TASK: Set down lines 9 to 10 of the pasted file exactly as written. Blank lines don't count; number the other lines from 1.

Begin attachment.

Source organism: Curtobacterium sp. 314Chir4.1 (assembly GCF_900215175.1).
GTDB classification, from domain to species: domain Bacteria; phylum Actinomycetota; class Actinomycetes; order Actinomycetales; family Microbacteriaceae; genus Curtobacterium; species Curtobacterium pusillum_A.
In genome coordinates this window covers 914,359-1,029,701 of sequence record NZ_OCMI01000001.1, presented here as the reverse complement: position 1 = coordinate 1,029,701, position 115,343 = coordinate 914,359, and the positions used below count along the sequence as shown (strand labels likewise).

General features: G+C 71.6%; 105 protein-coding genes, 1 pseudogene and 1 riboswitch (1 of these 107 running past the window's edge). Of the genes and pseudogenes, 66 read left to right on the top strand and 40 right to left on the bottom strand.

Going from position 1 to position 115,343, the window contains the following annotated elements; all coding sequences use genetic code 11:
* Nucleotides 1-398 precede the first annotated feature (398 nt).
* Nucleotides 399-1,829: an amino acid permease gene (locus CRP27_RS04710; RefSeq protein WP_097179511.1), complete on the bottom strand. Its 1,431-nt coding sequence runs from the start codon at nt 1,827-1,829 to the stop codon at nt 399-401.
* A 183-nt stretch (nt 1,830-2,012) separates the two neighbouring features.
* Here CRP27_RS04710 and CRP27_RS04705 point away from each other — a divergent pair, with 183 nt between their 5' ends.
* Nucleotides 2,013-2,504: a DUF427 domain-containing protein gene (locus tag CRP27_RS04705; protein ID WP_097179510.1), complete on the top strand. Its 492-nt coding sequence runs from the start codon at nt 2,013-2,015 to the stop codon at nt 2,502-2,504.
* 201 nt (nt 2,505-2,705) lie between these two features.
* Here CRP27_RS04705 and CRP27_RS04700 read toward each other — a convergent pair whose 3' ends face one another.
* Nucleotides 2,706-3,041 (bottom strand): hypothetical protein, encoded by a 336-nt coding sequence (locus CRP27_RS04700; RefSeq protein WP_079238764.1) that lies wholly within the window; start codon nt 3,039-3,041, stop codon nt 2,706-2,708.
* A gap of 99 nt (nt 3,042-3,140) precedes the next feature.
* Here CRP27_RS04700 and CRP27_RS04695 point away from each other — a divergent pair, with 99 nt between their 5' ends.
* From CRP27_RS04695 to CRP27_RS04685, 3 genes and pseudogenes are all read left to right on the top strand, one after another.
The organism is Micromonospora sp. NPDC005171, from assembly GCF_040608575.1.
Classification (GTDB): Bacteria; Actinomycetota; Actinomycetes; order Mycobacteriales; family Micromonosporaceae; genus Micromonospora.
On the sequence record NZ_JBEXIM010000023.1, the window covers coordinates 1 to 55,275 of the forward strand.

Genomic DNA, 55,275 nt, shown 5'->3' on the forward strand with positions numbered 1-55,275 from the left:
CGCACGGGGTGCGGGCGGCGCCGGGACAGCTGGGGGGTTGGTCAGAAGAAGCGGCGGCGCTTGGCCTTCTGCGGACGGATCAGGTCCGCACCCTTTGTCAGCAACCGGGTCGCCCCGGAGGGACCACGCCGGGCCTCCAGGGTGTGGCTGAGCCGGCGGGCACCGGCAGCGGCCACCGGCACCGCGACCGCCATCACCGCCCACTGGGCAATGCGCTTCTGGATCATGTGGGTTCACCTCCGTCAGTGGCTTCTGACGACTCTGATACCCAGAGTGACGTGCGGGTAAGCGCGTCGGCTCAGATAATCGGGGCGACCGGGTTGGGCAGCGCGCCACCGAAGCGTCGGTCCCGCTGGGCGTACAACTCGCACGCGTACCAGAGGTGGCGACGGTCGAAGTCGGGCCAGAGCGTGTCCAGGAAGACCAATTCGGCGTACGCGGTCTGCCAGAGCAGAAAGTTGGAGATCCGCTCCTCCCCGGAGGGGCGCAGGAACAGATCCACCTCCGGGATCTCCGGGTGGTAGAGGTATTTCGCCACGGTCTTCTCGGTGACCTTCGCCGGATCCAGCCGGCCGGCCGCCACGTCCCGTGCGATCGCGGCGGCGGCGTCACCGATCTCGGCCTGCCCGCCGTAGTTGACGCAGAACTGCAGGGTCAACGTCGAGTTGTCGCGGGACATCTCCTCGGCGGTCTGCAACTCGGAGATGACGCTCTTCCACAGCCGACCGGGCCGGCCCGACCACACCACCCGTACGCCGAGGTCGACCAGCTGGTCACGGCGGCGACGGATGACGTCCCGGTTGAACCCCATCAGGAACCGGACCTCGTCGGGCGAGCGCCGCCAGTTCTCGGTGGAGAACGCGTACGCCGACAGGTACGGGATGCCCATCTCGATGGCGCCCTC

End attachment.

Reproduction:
* Here CRP27_RS04710 and CRP27_RS04705 point away from each other — a divergent pair, with 183 nt between their 5' ends.
* Nucleotides 2,013-2,504: a DUF427 domain-containing protein gene (locus tag CRP27_RS04705; protein ID WP_097179510.1), complete on the top strand. Its 492-nt coding sequence runs from the start codon at nt 2,013-2,015 to the stop codon at nt 2,502-2,504.